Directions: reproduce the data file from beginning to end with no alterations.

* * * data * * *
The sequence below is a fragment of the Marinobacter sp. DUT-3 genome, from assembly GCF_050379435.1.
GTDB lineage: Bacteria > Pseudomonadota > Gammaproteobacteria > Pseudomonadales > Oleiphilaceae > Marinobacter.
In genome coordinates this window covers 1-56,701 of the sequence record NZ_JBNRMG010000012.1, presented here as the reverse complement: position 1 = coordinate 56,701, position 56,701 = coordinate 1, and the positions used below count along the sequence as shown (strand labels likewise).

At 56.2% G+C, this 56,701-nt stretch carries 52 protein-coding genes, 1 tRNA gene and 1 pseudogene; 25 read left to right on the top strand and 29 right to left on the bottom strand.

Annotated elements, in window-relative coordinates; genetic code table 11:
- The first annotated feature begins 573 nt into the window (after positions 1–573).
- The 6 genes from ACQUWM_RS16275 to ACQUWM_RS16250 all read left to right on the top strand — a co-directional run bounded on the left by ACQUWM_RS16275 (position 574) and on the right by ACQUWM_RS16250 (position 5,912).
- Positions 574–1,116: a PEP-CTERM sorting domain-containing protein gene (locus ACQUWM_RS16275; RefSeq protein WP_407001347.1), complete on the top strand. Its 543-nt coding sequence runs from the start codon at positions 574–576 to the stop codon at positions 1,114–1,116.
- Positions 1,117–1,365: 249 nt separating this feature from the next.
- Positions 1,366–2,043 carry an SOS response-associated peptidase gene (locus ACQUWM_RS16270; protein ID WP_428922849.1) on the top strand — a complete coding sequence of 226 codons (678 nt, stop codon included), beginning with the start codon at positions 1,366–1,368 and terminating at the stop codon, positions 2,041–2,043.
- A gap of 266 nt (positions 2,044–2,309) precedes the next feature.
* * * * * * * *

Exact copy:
The sequence below is a fragment of the Marinobacter sp. DUT-3 genome, from assembly GCF_050379435.1.
GTDB lineage: Bacteria > Pseudomonadota > Gammaproteobacteria > Pseudomonadales > Oleiphilaceae > Marinobacter.
In genome coordinates this window covers 1-56,701 of the sequence record NZ_JBNRMG010000012.1, presented here as the reverse complement: position 1 = coordinate 56,701, position 56,701 = coordinate 1, and the positions used below count along the sequence as shown (strand labels likewise).

At 56.2% G+C, this 56,701-nt stretch carries 52 protein-coding genes, 1 tRNA gene and 1 pseudogene; 25 read left to right on the top strand and 29 right to left on the bottom strand.

Annotated elements, in window-relative coordinates; genetic code table 11:
- The first annotated feature begins 573 nt into the window (after positions 1–573).
- The 6 genes from ACQUWM_RS16275 to ACQUWM_RS16250 all read left to right on the top strand — a co-directional run bounded on the left by ACQUWM_RS16275 (position 574) and on the right by ACQUWM_RS16250 (position 5,912).
- Positions 574–1,116: a PEP-CTERM sorting domain-containing protein gene (locus ACQUWM_RS16275; RefSeq protein WP_407001347.1), complete on the top strand. Its 543-nt coding sequence runs from the start codon at positions 574–576 to the stop codon at positions 1,114–1,116.
- Positions 1,117–1,365: 249 nt separating this feature from the next.
- Positions 1,366–2,043 carry an SOS response-associated peptidase gene (locus ACQUWM_RS16270; protein ID WP_428922849.1) on the top strand — a complete coding sequence of 226 codons (678 nt, stop codon included), beginning with the start codon at positions 1,366–1,368 and terminating at the stop codon, positions 2,041–2,043.
- A gap of 266 nt (positions 2,044–2,309) precedes the next feature.